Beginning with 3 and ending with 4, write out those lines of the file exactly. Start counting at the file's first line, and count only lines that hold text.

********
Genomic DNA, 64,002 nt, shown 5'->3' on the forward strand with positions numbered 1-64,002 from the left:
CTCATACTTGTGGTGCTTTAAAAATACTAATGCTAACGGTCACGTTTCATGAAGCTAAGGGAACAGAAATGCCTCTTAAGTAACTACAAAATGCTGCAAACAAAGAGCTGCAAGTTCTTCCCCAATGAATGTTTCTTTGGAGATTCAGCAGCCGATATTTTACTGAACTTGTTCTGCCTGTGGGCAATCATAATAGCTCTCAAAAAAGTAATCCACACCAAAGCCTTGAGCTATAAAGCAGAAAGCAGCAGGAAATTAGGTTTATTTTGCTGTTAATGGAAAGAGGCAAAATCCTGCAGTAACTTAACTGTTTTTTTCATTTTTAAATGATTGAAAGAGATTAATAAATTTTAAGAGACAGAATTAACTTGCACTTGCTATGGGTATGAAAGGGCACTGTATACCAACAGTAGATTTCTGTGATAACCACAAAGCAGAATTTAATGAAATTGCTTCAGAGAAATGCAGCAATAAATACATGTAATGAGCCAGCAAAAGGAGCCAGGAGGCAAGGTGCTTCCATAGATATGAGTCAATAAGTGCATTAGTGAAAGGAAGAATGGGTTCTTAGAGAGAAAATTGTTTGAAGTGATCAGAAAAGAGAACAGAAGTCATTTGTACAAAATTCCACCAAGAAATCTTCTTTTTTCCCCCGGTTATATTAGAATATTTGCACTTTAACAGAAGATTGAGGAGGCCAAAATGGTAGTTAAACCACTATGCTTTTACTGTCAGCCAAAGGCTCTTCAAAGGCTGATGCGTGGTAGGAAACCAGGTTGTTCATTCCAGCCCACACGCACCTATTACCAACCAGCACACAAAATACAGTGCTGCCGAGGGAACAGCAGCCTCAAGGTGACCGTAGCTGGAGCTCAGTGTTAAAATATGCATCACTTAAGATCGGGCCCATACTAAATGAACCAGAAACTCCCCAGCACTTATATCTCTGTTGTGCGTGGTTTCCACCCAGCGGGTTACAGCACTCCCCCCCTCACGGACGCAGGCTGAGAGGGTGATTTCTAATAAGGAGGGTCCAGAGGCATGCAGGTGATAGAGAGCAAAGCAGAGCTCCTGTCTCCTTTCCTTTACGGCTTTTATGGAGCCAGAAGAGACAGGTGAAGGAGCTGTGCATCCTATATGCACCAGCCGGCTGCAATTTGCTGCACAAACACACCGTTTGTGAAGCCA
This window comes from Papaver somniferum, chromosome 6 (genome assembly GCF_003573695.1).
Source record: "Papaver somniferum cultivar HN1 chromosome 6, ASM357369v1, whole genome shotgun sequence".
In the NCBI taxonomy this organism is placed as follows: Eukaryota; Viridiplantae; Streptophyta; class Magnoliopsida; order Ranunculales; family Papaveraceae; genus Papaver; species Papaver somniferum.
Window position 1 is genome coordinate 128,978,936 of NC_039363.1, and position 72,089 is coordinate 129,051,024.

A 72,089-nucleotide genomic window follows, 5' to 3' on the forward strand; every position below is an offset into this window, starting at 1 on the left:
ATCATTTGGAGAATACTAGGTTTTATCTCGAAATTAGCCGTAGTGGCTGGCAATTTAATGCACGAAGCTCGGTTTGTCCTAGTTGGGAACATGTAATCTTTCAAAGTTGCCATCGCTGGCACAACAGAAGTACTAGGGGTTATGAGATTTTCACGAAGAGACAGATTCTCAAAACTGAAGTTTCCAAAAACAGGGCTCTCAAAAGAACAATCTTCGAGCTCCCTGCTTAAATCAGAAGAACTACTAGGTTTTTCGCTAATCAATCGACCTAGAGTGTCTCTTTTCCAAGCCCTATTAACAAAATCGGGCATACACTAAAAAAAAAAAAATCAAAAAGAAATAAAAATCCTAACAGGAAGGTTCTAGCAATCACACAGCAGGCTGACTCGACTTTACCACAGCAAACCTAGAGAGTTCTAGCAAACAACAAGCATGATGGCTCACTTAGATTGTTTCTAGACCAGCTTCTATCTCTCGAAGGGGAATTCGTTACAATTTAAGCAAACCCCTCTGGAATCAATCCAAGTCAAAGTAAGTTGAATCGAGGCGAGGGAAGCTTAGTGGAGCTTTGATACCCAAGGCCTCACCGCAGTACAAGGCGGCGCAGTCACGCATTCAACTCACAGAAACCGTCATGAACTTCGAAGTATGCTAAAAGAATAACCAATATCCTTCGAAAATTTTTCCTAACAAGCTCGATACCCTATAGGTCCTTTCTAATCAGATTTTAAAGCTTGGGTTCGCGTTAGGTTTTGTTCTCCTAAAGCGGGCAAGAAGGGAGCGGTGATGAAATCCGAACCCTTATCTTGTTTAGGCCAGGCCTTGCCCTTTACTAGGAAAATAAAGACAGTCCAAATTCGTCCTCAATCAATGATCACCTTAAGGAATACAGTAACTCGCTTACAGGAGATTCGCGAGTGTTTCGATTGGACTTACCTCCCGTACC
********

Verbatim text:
This window comes from Papaver somniferum, chromosome 6 (genome assembly GCF_003573695.1).
Source record: "Papaver somniferum cultivar HN1 chromosome 6, ASM357369v1, whole genome shotgun sequence".